You can hire bikes here (standard and electric) to cover even more ground and pop into some of the farm shops where they’ll sell you their own organic produce. It’s a great spot for a picnic along the banks of the Rhône with the view of Avignon’s beautiful ruined bridge.

Flop on the Ile de Ré’s northern beaches


Ile de Ré’s northern beaches

Among the islands along France’s Atlantic coast, Ile de Ré is one of the most captivating. Its long sandy beaches, pretty villages of whitewashed houses and salt marshes filled with oyster beds aren’t exactly undiscovered pleasures among Francophiles.

But head to the northern tip to the village of Les Portes-en-Ré, which is surrounded by seemingly endless beaches, the Lilleau des Niges nature reserve and the fragrant Aleppo pines of the Trousse-Chemise and Lizay forests – it’s quieter here, and all connected by a network of footpaths and cycle tracks that makes it so much more fun to explore.

Ride an electric bike in the Luberon



The mellow rolling hills of the Luberon are among France’s dreamiest landscapes. All those hilltop villages beg to be explored, and a bike is one of the most rewarding ways to get to know this enchanting region. But if you’re not quite up to tackling those hills, an electric bike can make it so much more pleasurable.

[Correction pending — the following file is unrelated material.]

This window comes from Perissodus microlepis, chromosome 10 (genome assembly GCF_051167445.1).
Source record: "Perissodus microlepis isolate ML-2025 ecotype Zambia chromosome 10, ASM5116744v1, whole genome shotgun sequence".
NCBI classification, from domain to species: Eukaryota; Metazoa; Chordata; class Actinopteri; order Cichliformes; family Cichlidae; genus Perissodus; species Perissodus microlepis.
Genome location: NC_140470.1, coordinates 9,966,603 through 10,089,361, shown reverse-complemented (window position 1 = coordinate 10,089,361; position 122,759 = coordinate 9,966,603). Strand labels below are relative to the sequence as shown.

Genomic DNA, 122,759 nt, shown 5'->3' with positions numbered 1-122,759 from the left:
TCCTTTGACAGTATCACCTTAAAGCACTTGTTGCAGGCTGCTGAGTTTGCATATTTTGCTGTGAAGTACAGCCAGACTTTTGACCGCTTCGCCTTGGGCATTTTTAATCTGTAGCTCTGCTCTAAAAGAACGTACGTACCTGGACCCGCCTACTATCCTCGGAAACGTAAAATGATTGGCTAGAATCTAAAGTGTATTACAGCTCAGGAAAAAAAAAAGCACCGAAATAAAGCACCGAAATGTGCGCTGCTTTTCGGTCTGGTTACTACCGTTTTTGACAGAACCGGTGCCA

You still have to pedal, but the bike’s battery will propel you upwards with ease. Start in Bonnieux with an e-bike from Sun-e-Bike, which has routes and pit-stops in the region’s loveliest villages where you can exchange a used battery for a fresh one.

Visit the “martyred village” of Oradour-sur-Glane



One of France’s most haunting memorials to the Second World War is relatively unknown outside the country, but it’s one of the most visceral. On 10 June 1944, the Limousin village of Oradour-sur-Glane was the scene of one of the Nazis’ most brutal civilian massacres when the entire village was slaughtered and set on fire.

Although a new village was built beside it after the war, President de Gaulle insisted that the original village be left as it was as a village martyr – complete with burnt-out houses, cars and shops. It’s an eerie, poignant and unforgettable sight.


Watch the Fête de la Transhumance in St-Rémy-de-Provence


Fête de la Transhumance in St-Rémy-de-Provence

The French have a genius for turning anything into a festival, and the annual springtime migration of sheep to the Alps is no exception. The exquisite Provençal town of St-Rémy-de-Provence becomes a sea of animals as 3,000 sheep and goats are paraded through the streets before being herded up to La Petite Crau, a plateau overlooking the town.

It’s an astonishing and incredibly lively spectacle, all topped off with a massive banquet on La Petite Crau. Eventually the animals will be transported to the Alps, where cool, green Alpine meadows – instead of hot, dried-out lowlands – become their pastures until the autumn.